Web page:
One of the many pleasures of this book is that it provides, even more than the three previous major biographies, a firm sense of the poet as an historical person. We learn, for instance, about the surprisingly liberal courting customs that prevailed when Dickinson reached adolescence; we discover that such conveniences as cement sidewalks and running water did not arrive in Amherst until the poet was middleaged; we get a clear idea of the daily routine in the Dickinson household. Wolff also provides an interesting discussion of the poet’s eye ailment of the 1860’s, which she believes contributed more than anything to Dickinson’s seclusion in later life. Nor does she neglect the popular myth of Dickinson’s “lover,” which originated with Amherst gossip during the poet’s lifetime and was later fueled by publication of the series of anguished letters, written in her late twenties and early thirties, to a man she called “Master.” Wolff insists that Dickinson probably had a series of oblique love relationships rather than a single grand, consuming passion; “when they are evaluated as a group,” she writes, these relationships combine to suggest a lethal conviction at the core of Dickinson’s nature: deep affection for anyone outside the immediate family and passionate love both necessarily entail separation.” Separation, for Dickinson, being the necessary condition of her cherished artistic freedom.
Though she deals adroitly with such biographical quandaries, Wolffs emphasis remains upon the poems themselves, and surely “A Critical Biography” would be an appropriate subtitle for this book. More than half of this hefty volume is given over to detailed analysis of Dickinson’s themes, techniques, and various poetic “voices,” and it must be said that much of this material seriously weakens the book, since Wolff is generally less able as a critic than as a biographer. In the poem “I would not paint—a picture—,” for instance, Wolff finds a “patently sexual configuration” and, even more startling, “disturbing evidence of dismemberment.” The poem has been understood in the past as Dickinson’s meditation to herself on her own power and her identity as an artist, since it speaks of painting, music, and poetry, and of their effects upon an enraptured audience. Wolff finds all this metaphorical of “a woman aroused, pleased with erotic stimulation and simultaneously curious about the feelings of her partner.” Although some of the poem’s diction does have erotic connotations—”enamored,” “impotent”—these sexual suggestions are surely metaphorical of the pleasures and effects of art, rather than vice versa. Wolff offers another inexplicable reading for the poem beginning “The Missing All, prevented Me / From missing minor Things.” She writes that this poem captures “the insouciance and pertness of the poet-as-two-year-old . . .the very flippancy that makes a poem like this one appealing also robs it of authority.” Rather this poem is written from a mature perspective and speaks of the artistic dedication that will not allow Dickinson to “lift my Forehead from my work.” The poem also shows how well Dickinson understood that the “minor Things” of ordinary life meant little to one who sought, but could not find, a firm religious faith.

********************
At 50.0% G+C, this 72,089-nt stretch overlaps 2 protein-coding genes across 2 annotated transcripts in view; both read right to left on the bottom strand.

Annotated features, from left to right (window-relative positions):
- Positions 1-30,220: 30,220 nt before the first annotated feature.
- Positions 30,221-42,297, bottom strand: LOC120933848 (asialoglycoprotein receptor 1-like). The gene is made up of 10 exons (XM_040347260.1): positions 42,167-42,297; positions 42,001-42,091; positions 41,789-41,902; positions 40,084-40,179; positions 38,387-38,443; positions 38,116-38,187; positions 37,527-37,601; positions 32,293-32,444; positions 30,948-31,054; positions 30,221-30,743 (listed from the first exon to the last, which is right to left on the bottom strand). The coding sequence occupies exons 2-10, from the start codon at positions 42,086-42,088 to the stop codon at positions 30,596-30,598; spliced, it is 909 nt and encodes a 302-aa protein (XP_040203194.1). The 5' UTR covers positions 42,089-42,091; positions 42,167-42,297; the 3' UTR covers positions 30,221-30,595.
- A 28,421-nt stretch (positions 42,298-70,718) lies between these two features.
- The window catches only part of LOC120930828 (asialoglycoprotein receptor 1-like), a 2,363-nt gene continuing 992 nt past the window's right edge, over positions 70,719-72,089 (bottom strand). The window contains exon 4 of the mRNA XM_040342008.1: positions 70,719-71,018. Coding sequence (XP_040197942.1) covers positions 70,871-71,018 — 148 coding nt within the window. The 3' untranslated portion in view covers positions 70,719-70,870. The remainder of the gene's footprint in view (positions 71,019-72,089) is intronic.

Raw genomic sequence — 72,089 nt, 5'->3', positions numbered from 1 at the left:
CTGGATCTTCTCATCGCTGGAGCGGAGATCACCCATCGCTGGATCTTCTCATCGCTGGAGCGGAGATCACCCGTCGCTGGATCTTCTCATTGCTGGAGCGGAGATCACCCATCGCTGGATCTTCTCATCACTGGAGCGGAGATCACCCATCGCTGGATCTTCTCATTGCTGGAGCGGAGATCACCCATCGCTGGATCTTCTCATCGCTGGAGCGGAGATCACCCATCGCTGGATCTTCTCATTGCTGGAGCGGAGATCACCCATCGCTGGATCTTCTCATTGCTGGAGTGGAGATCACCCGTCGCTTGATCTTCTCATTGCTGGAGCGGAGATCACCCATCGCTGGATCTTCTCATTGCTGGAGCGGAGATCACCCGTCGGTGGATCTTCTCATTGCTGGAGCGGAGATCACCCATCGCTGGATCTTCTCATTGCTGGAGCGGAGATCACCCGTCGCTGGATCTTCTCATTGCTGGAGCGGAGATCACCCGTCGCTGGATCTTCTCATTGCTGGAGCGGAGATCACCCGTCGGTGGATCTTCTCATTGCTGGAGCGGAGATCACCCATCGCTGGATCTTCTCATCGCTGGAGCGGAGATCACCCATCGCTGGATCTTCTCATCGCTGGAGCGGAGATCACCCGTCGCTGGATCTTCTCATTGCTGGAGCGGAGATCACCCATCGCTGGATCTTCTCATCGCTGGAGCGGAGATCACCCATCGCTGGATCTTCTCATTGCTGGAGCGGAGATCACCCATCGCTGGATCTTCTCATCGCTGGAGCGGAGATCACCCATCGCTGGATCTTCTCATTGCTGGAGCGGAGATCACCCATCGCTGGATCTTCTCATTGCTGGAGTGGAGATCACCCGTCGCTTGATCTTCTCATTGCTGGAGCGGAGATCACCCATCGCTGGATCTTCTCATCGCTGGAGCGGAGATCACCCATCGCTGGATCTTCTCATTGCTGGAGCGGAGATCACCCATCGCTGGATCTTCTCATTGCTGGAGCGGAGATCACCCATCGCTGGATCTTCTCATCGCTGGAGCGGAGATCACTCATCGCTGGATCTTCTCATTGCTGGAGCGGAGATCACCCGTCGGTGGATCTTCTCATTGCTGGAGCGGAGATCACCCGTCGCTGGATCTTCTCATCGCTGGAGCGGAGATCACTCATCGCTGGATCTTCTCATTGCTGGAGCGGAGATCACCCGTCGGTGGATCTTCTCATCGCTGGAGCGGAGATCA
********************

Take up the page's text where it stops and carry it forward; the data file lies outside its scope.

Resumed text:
Like many recent critics, Wolff does finally view Dickinson as an essentially religious poet, and appropriately suggests that the poems represent a lifelong argument with God. “The determination to confront the full barrenness of human fate,” she writes, “was one of the principal sources of Dickinson’s poetry—not a personal grievance, but a universal tragedy. . . . The language of “eye” and “face” had spoken of loss and anguish since the earliest letters of her girlhood; now, at last, she had discovered a cosmic event commensurate with her furious passion, God’s desertion of mankind. It was, withal, an horrific discovery.” Viewing Dickinson’s poetry in this context, however, occasionally prevents Wolff from acknowledging other appropriate readings of specific poems. Of the poem beginning “The Drop, that wrestles in the Sea—,” she insists that “the “Drop” is a Christian who has already won faith, and the “Sea” is the primordial power of the Divinity,” adding with a somewhat patronizing tone that “even insightful critics have read this as a love poem.” It is surely Wolff herself who is less than insightful here. As Robert Weisbuch argued in his brilliant 1975 study, Emily Dickinson’s Poetry, an important facet of Dickinson’s genius is her “analogical poetics,” her creation of metaphors that serve as analogues for a wide range of human experiences. Thus “The Drop, that wrestles in the Sea—” is both a religious poem and a love poem, and perhaps also a poem about the author’s divided psyche.
Despite its shortcomings as criticism, however, Emily Dickinson is a superb, engrossing study; it approaches this enigmatic poet with compassion, respect, and common sense, revealing her both as an artistic genius and as a lonely, struggling human being. At a time when interest in Dickinson is at its height—the year 1986 marked the centennial of her death and saw many conferences and new critical studies on the poet’s work—this book is especially valuable and welcome. Although our understanding of Emily Dickinson will never be “definitive,” this book is sure to stand for many years as the authoritative biography of this brilliant and fascinating artist.